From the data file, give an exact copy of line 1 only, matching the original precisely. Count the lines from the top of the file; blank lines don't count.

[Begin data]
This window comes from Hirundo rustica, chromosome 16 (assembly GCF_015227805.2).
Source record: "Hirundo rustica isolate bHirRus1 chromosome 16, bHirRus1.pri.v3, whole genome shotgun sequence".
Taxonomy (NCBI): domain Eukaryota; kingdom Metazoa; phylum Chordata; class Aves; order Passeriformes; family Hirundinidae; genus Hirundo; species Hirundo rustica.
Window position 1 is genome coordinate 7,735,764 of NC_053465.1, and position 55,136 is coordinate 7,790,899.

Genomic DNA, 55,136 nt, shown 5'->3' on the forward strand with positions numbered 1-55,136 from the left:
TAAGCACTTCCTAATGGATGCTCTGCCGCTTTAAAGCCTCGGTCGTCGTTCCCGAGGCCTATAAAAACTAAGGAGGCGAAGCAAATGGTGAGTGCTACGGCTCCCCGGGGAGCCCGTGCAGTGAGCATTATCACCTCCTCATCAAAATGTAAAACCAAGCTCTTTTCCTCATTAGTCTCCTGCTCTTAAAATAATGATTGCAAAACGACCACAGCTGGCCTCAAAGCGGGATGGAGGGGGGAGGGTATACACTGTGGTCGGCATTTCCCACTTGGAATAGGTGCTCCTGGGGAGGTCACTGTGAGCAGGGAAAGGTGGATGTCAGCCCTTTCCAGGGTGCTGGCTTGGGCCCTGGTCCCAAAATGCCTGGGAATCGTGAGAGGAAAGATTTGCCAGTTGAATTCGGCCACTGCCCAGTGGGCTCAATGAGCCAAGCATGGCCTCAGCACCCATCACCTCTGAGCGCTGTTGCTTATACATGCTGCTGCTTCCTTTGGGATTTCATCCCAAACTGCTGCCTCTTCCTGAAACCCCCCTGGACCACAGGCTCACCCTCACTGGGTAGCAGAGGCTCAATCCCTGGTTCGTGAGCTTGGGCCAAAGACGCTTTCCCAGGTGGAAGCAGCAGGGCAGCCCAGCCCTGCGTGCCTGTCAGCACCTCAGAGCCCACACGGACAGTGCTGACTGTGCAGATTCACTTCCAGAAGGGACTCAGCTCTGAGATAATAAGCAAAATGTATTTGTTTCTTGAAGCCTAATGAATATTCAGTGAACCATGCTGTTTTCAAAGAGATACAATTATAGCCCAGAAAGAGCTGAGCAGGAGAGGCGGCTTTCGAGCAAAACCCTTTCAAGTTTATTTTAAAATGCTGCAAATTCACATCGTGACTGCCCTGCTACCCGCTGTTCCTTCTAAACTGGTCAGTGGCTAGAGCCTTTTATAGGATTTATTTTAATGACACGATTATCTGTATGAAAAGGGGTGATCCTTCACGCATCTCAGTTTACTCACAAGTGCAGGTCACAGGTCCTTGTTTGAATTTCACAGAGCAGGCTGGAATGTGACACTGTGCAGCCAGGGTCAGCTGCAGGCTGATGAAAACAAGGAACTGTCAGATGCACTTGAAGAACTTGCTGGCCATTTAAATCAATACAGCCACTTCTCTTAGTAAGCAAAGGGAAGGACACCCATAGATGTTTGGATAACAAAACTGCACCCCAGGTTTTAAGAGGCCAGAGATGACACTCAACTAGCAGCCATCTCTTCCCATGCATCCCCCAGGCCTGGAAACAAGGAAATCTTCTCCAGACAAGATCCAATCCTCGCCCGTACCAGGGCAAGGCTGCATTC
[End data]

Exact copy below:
This window comes from Hirundo rustica, chromosome 16 (assembly GCF_015227805.2).